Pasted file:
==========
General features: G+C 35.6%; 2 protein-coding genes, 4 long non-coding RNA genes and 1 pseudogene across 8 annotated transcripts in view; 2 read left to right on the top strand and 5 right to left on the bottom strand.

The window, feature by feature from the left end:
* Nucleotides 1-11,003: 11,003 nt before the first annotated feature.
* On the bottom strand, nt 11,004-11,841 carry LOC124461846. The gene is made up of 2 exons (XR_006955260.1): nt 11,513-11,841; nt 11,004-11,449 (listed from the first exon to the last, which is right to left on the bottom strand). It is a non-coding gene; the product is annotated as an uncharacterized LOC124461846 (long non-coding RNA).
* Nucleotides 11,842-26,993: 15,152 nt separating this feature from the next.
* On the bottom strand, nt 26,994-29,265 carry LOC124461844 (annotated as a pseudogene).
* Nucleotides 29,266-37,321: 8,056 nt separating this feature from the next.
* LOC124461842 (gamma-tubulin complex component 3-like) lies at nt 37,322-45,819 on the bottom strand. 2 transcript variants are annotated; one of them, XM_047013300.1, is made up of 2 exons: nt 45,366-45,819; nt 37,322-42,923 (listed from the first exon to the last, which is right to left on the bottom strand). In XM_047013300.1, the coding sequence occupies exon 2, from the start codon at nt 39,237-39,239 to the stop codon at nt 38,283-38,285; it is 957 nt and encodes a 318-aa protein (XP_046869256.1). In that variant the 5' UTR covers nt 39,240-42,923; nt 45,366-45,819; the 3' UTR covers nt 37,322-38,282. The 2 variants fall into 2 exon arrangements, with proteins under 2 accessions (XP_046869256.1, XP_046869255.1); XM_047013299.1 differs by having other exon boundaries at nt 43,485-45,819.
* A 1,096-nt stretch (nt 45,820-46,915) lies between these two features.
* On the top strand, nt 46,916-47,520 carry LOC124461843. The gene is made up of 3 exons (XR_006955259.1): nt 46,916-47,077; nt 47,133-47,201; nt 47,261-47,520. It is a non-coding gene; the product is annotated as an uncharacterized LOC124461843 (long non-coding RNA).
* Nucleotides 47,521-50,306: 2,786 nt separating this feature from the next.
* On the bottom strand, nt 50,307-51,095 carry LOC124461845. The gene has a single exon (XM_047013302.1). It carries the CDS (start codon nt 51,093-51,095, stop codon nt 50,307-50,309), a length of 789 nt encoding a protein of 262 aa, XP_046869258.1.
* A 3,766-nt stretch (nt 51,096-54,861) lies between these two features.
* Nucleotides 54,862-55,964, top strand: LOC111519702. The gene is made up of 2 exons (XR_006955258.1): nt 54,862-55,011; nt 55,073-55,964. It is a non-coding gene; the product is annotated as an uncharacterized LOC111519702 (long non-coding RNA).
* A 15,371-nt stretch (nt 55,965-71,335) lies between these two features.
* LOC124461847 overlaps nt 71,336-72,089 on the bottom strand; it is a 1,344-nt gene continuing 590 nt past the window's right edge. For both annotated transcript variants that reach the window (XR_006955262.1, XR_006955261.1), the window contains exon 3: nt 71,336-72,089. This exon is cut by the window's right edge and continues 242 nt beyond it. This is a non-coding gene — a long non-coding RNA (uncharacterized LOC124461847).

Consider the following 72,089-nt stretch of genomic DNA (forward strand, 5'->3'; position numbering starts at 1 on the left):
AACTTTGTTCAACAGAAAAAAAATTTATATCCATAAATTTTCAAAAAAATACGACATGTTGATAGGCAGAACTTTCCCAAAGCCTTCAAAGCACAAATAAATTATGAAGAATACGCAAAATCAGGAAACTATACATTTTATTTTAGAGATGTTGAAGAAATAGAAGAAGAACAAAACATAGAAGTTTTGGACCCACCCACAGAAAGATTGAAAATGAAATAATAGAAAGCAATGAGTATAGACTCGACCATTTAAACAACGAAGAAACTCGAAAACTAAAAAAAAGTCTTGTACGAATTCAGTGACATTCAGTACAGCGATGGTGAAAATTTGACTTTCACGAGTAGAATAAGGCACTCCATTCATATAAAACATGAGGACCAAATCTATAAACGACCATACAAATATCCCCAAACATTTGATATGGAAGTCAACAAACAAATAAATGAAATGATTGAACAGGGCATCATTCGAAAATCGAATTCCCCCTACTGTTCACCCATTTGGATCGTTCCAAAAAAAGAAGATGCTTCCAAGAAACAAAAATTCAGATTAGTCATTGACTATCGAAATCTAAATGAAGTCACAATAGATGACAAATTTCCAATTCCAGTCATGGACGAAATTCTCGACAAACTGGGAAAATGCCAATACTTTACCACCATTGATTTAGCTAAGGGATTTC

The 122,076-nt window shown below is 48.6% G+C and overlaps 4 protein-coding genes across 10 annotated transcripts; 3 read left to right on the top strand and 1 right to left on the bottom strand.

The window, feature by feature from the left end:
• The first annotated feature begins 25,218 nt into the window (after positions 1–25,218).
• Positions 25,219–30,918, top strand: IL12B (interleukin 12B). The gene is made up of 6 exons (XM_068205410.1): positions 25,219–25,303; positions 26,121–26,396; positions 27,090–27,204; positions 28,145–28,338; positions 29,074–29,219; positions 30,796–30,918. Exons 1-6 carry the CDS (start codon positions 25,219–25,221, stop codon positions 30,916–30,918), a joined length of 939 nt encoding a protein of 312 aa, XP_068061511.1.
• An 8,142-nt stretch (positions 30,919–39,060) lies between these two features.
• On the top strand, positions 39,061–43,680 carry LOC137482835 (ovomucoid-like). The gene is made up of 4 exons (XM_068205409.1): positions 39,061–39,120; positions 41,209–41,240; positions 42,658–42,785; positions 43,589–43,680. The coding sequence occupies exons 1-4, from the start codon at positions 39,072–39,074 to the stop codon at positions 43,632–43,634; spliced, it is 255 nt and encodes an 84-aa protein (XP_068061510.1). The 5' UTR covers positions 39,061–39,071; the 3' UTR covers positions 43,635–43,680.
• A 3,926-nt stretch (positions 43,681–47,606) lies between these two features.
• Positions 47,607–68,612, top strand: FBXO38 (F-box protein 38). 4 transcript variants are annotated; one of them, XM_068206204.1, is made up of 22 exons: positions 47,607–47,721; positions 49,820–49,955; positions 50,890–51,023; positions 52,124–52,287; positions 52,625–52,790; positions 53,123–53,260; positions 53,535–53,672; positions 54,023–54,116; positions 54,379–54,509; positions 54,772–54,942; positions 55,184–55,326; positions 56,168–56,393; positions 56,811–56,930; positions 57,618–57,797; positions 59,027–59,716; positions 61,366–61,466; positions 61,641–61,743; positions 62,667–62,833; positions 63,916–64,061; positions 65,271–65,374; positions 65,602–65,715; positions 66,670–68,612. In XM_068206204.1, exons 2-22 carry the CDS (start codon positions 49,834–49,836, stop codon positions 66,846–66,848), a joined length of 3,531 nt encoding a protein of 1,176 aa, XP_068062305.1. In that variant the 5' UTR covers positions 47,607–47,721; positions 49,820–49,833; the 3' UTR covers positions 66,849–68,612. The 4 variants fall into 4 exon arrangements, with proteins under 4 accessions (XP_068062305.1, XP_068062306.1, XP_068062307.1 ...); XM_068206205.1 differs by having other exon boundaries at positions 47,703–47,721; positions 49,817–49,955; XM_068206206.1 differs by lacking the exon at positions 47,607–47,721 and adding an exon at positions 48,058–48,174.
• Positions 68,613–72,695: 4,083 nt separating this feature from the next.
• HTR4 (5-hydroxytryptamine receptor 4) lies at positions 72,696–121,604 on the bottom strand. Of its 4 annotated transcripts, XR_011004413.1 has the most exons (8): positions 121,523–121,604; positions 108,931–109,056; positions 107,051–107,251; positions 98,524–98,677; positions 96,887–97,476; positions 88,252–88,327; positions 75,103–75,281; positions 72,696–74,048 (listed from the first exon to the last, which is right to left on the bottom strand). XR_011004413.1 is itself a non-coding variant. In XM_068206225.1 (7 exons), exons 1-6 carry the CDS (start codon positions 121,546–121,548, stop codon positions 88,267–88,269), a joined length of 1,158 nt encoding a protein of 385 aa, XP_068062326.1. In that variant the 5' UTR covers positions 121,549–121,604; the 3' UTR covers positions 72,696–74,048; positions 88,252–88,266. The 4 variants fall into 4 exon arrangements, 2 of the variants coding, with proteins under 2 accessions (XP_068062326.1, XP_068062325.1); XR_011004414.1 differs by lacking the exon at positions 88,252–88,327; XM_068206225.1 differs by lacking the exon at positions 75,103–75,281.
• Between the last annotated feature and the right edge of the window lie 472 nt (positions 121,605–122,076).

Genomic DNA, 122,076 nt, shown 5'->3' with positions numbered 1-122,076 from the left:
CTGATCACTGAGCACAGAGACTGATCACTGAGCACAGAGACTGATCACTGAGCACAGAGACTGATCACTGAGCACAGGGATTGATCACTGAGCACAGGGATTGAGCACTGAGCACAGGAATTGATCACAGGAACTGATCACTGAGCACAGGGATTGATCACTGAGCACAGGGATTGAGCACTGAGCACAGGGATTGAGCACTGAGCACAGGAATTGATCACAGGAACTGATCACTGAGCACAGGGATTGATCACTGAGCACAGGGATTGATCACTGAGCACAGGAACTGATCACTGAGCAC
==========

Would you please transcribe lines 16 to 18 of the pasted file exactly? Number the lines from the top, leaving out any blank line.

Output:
* LOC124461847 overlaps nt 71,336-72,089 on the bottom strand; it is a 1,344-nt gene continuing 590 nt past the window's right edge. For both annotated transcript variants that reach the window (XR_006955262.1, XR_006955261.1), the window contains exon 3: nt 71,336-72,089. This exon is cut by the window's right edge and continues 242 nt beyond it. This is a non-coding gene — a long non-coding RNA (uncharacterized LOC124461847).

Consider the following 72,089-nt stretch of genomic DNA (forward strand, 5'->3'; position numbering starts at 1 on the left):
AACTTTGTTCAACAGAAAAAAAATTTATATCCATAAATTTTCAAAAAAATACGACATGTTGATAGGCAGAACTTTCCCAAAGCCTTCAAAGCACAAATAAATTATGAAGAATACGCAAAATCAGGAAACTATACATTTTATTTTAGAGATGTTGAAGAAATAGAAGAAGAACAAAACATAGAAGTTTTGGACCCACCCACAGAAAGATTGAAAATGAAATAATAGAAAGCAATGAGTATAGACTCGACCATTTAAACAACGAAGAAACTCGAAAACTAAAAAAAAGTCTTGTACGAATTCAGTGACATTCAGTACAGCGATGGTGAAAATTTGACTTTCACGAGTAGAATAAGGCACTCCATTCATATAAAACATGAGGACCAAATCTATAAACGACCATACAAATATCCCCAAACATTTGATATGGAAGTCAACAAACAAATAAATGAAATGATTGAACAGGGCATCATTCGAAAATCGAATTCCCCCTACTGTTCACCCATTTGGATCGTTCCAAAAAAAGAAGATGCTTCCAAGAAACAAAAATTCAGATTAGTCATTGACTATCGAAATCTAAATGAAGTCACAATAGATGACAAATTTCCAATTCCAGTCATGGACGAAATTCTCGACAAACTGGGAAAATGCCAATACTTTACCACCATTGATTTAGCTAAGGGATTTC